Speak up when you know you can assist
So many people complain about getting passed over for projects or promotions outside of their current position, and my first question is always “did you tell them that you could help.”
At my last job I sat quietly several times while projects I wanted to work on pass me by. I remember being really frustrated and seriously thought about quitting because of it. Finally, I womaned up and talked to my boss. He was completely surprised that he had forgotten so many of my skills I had listed on my resume and that I was beneficial to other parts of our company. He also thought that my workload was a lot heavier than it actually was. Moral of the story- a closed mouth doesn’t get fed. Speak up!!
Networking is one on the biggest thing anyone starting out can do. It is an awesome way to meet people and to get your ear to the streets of your potential career field. It can be intimidating sometimes to think of going to events with little to no experience but I promise you’re not alone. Also, the more experience people there want to help you. You are the future of their field. Show them how much you want to be successful in it. Go there, learn new things, meet people, and talk where you want to be. If you get a business cards make sure that you follow up. A simple “It was nice to meet you” goes a long way.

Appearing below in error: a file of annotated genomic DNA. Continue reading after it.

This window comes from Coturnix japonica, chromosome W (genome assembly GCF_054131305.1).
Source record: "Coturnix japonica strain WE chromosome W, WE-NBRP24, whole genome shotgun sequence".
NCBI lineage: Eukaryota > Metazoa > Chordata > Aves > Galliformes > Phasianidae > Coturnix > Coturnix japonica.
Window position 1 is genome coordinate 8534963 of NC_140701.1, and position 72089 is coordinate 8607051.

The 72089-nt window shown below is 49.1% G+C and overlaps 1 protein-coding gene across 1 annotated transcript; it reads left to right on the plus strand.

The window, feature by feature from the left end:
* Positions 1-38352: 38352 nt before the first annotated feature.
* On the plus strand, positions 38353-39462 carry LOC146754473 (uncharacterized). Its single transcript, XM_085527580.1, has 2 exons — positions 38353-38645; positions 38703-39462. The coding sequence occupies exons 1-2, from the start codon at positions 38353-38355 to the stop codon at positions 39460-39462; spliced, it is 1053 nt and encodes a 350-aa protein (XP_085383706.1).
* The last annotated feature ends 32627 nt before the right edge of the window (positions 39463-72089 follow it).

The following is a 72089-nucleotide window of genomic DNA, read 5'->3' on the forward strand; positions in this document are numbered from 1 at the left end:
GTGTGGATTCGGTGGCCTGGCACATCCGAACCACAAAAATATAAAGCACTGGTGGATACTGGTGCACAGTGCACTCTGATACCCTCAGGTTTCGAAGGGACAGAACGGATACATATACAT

Become comfortable with saying no
Saying “yes” when asked for your help might seem like great opportunities to pad your resume, but you can quickly become overworked and overwhelmed.
Be selective with the work you decide to take on. Make sure that it fits your end goal and also doesn’t take more time and resources than you have. Saying no will be really tough in the beginning because you won’t want to let people down, but ultimately it will save you a ton of time and frustration.
Hit the share buttons and point this out to your post grad friends (or just anyone looking to level up in their career.